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Antelope hunt finally allows women, but criticism remains over appropriation of Indigenous culture

Antelope hunt finally allows women, but criticism remains over appropriation of Indigenous culture

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A herd of pronghorn stand in a Natrona County field in late December 2018

This year, for the first time in its 80-year history, the Lander One Shot Antelope Hunt included female competitors.

State Superintendent of Public Instruction Jillian Balow and State Auditor Kristi Racines were among the first women to participate at the high-powered event, which began Wednesday.

Five other women also participated.

“Women are a huge part of the hunting industry... we truly want to support and invite women who are involved in hunting and shooting,” One Shot Past Shooters Club Executive Director Vickie Hutchinson said in March. “It’s important, and it’s long overdue.”

But while including women in the hunt addresses one longstanding criticism of the hunt, Indigenous peoples have also criticized the event for its inaccurate depiction and appropriation of Native American culture.

Hunters form groups of three to compete in the event, which allows each participant just one bullet to bring down an antelope. Balow’s team this year included Rep. Ember Oakley, R-Riverton, and Megan Degenfelder, chair of the Wyoming Women’s Foundation advisory board — the hunt’s first all-female, all-Wyoming group. Another trio in this year’s competition is also composed entirely of women.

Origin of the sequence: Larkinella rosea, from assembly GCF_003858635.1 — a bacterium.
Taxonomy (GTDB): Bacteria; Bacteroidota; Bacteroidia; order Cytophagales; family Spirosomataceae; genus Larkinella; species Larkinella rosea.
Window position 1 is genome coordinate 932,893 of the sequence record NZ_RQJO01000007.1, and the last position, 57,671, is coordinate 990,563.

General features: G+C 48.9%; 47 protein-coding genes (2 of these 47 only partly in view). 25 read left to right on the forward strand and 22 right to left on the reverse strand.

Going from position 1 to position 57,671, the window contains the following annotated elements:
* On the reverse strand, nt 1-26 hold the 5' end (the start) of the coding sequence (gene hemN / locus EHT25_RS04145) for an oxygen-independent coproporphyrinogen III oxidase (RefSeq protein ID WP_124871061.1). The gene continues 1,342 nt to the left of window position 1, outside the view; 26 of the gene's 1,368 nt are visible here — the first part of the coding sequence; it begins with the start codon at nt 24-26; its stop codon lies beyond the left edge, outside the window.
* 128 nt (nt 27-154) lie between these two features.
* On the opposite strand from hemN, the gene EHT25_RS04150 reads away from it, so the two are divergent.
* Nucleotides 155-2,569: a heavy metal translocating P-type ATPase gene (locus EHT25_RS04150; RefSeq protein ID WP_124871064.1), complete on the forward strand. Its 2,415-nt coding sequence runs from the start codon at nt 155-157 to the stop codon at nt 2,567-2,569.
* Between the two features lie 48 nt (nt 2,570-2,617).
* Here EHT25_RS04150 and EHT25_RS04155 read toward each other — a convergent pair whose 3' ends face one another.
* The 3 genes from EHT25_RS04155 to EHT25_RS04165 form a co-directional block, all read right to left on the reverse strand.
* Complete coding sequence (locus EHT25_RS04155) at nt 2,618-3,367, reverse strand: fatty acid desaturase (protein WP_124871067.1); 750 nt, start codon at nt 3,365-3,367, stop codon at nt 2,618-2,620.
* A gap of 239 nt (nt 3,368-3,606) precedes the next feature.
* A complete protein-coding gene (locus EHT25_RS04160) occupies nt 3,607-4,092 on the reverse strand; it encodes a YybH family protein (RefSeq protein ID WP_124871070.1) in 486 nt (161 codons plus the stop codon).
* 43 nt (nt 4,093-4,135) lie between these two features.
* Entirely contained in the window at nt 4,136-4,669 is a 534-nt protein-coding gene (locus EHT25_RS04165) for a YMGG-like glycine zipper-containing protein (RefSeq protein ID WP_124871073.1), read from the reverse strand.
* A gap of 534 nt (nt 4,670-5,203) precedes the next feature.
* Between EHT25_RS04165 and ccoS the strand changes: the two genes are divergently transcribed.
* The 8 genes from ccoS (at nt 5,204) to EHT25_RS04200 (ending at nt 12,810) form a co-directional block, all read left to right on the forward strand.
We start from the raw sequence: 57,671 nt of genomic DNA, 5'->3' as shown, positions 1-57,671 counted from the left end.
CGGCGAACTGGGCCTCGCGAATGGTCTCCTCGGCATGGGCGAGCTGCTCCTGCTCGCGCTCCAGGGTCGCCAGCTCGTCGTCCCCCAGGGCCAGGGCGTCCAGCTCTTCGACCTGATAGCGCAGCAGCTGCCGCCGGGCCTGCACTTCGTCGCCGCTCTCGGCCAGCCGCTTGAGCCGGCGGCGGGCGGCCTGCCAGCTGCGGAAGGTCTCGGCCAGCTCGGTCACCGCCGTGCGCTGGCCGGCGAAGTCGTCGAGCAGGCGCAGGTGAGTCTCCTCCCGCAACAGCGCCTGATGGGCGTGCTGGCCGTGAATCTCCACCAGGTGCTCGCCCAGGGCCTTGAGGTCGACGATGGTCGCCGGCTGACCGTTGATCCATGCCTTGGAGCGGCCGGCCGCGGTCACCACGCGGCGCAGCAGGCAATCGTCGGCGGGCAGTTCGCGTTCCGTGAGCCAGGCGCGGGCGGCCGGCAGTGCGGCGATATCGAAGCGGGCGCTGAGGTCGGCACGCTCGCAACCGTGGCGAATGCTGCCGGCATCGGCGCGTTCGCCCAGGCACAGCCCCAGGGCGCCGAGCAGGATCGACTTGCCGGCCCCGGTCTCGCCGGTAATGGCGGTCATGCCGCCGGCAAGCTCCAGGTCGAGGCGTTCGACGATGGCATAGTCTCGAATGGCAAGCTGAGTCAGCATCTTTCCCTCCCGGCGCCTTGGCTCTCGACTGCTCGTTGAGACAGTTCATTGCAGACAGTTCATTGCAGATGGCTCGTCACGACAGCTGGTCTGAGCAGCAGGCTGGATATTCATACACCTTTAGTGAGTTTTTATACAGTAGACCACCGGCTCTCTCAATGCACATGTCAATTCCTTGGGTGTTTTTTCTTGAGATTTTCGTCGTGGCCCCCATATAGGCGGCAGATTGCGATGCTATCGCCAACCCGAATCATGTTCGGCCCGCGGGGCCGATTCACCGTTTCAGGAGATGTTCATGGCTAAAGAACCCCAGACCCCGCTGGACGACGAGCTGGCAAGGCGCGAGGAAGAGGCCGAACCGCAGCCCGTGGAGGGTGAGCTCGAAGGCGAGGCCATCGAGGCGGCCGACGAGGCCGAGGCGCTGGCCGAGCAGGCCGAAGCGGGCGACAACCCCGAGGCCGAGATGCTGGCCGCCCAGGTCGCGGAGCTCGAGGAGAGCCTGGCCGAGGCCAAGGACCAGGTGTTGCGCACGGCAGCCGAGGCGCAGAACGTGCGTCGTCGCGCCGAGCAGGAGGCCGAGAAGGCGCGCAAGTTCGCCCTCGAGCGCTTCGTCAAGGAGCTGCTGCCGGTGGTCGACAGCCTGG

“It is novel to think about ‘breaking through the glass ceiling’ by being the first women to compete in the One Shot,” Balow said in a release from the Department of Education on Wednesday. “But, I assure you that is not why we are participating... we appreciate the comradery of the hunt and the stories that follow, we grow from the self-reliance of self-confidence that comes from an ethical harvest, and we are committed to conservation of wildlife and outdoor resources.”